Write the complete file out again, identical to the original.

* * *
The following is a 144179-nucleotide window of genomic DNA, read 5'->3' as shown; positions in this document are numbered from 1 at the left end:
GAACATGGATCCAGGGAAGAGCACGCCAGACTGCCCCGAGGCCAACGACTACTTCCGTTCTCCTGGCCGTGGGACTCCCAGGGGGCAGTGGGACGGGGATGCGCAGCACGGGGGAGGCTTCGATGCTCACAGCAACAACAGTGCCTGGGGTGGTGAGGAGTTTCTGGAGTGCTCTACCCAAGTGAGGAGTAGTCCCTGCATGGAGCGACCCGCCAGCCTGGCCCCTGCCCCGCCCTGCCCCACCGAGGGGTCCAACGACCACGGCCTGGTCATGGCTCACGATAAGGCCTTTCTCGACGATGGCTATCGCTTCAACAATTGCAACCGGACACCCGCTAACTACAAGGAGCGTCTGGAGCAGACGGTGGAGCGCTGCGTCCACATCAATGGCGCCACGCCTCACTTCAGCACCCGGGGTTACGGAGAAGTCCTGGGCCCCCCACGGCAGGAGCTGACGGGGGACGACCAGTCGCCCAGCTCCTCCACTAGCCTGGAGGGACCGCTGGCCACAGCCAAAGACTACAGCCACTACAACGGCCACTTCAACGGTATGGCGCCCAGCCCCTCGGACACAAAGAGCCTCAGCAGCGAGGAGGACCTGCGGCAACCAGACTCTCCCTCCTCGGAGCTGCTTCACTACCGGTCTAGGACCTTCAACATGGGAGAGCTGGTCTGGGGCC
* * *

The following is a 144179-nucleotide window of genomic DNA, read 5'->3' as shown; positions in this document are numbered from 1 at the left end:
GAACATGGATCCAGGGAAGAGCACGCCAGACTGCCCCGAGGCCAACGACTACTTCCGTTCTCCTGGCCGTGGGACTCCCAGGGGGCAGTGGGACGGGGATGCGCAGCACGGGGGAGGCTTCGATGCTCACAGCAACAACAGTGCCTGGGGTGGTGAGGAGTTTCTGGAGTGCTCTACCCAAGTGAGGAGTAGTCCCTGCATGGAGCGACCCGCCAGCCTGGCCCCTGCCCCGCCCTGCCCCACCGAGGGGTCCAACGACCACGGCCTGGTCATGGCTCACGATAAGGCCTTTCTCGACGATGGCTATCGCTTCAACAATTGCAACCGGACACCCGCTAACTACAAGGAGCGTCTGGAGCAGACGGTGGAGCGCTGCGTCCACATCAATGGCGCCACGCCTCACTTCAGCACCCGGGGTTACGGAGAAGTCCTGGGCCCCCCACGGCAGGAGCTGACGGGGGACGACCAGTCGCCCAGCTCCTCCACTAGCCTGGAGGGACCGCTGGCCACAGCCAAAGACTACAGCCACTACAACGGCCACTTCAACGGTATGGCGCCCAGCCCCTCGGACACAAAGAGCCTCAGCAGCGAGGAGGACCTGCGGCAACCAGACTCTCCCTCCTCGGAGCTGCTTCACTACCGGTCTAGGACCTTCAACATGGGAGAGCTGGTCTGGGGCC